Graves Co. School District employs its own school resource officers, features its own Department of Public Safety

“With the way the world’s going, parents need to know we’re here for them and we’re here for their kids,” Graves County school resource officer John Cavin said recently. “We are determined to protect our students and other people in our schools to the best of our abilities.” SRO Jonathan Grant, his colleague, added, “As parents ourselves, we understand that our most valuable assets are our children. We both are willing to put their safety before our own.”

Grant generally is stationed at the high school and Cavin at the middle school, “We go to whichever school needs us at the time,” Cavin explained. “I’m happy the school district employs two police officers and we have two police cars. There are 336 school district police officers in Kentucky; many are employed by agencies outside those school districts. The Graves County School District is one of the few of Kentucky’s 173 districts to have its own police department.”

Superintendent Kim Dublin said, “I think it speaks well of the Graves County Board of Education that its members created and support our district having its own police department. It provides us the best opportunity to collaborate throughout our district with fellow employees to address school safety directly and efficiently.”

Cavin is in his 12th year with the district, following 11 years as a policeman in southern California. He and his wife moved here for a more traditional way of life. They have two daughters, both of whom attend Graves County Schools.  

Grant is in his third year, after retiring from more than 20 years with the Kentucky State Police. Obtaining the Post 1 job brought him and his wife, Michelle, to Graves County from another part of the commonwealth.

“I am vested in the Graves County Schools,” Grant said. “I’ve lived here now for 24 years. My wife is a teacher at Wingo Elementary. We have three sons. My oldest has graduated. One is graduating this year. My youngest will be a freshman next year.

“I think the kids and people in general here respect the police and understand the need,” Grant continued. “What police do is to maintain good order in our communities. In our schools, we want it to be a safe place for both our kids and employees to come each day, along with any visitors.”

“I typically take care of the high school and LEAD Academy and, because of proximity, I often go to Central Elementary,” he continued. “Officer Cavin is at the middle school most of the time, but we transition and cover for one another, when needed.”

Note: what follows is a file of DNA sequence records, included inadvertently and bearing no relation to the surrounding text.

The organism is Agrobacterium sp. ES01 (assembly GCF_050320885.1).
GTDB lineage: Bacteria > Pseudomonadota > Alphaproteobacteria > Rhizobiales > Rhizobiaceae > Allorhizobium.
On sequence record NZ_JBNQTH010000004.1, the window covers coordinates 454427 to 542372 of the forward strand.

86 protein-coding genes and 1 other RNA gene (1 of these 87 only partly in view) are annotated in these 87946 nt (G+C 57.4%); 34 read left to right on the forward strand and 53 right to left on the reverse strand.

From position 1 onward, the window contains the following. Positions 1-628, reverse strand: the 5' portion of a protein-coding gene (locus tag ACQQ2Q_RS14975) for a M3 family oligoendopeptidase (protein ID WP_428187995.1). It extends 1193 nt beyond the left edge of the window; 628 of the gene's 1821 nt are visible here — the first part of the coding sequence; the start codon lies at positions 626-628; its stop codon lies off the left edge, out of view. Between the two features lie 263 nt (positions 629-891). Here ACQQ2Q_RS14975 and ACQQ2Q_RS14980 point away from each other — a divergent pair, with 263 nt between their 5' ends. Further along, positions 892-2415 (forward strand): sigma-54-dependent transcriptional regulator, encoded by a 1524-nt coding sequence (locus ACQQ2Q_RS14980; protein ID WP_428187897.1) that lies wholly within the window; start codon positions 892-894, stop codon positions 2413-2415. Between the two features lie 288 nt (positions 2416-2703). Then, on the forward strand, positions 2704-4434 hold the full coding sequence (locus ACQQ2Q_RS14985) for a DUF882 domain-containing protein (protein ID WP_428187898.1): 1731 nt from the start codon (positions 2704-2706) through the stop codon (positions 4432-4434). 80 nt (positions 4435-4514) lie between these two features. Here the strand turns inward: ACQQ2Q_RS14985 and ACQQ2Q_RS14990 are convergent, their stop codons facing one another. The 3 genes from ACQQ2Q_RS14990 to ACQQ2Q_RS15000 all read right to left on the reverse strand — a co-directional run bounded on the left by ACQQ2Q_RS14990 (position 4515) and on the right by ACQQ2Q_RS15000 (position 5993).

“I usually take care of the elementary schools,” Cavin added. “If I am needed at one elementary school and something comes up at another one, I will call Officer Grant to go to that school.”

Also connecting Cavin to the seven elementary schools is teaching sixth graders Drug Abuse Resistance Education. “I’m now in my sixth year of doing DARE. The program itself in Graves County is really showing results with far fewer incidents of students using alcohol and tobacco. It’s very rewarding to see that providing these kids with the facts on these substances is making an impact.”

Cavin noted, “DARE shows kids that police are not the bad guys, as we often are portrayed in the media. Those kids bring out another side of me, a fun side, but there’s also a fatherly aspect. They know I care about them. The SRO program in general has gotten kids to tell us things they otherwise would not. The rapport DARE and the SRO programs build speak volumes. Interaction with these students and schools through DARE increases the familiarity between the elementary school offices and me. Therefore, if something is happening at an elementary school, they usually will call me. I see our increased interaction and familiarity as building relationships and that helps when they need me to visit their schools.”

“Our best line of defense is building rapport and relationships with all the students,” Grant said. “If they know you’re genuine, they’ll come over and talk to you. That’s not only when a problem is about to happen, but when someone’s done something nice, too.”

Grant also enjoys his instructional opportunities. “I teach a four-hour driver safety class,” he noted. “Driving is the most dangerous task any of us will do and can be the most deadly. That course is necessary for a young driver to keep their driver’s license, mandated by law. I also am certified to teach Alive at 25, a 4 1/2 –hour defensive driving course for young drivers. I teach it at nine high schools in western Kentucky.”

(photo caption)

The Graves County Schools Department of Public Safety is a bone fide law enforcement agency in Kentucky with the same annual requirement of 40 hours annual training for its officers and same authority as other law enforcement agencies. Both Jonathan Grant (left) and John Cavin are sworn police officers through the commonwealth of Kentucky, police academy-trained, and district-wide employees. They believe their interaction with students builds relationships that help maintain order and safety. Graves County is one of the relatively few school districts in Kentucky to create and maintain its own in-district police department.
(photo by Paul Schaumburg, Graves County Schools)

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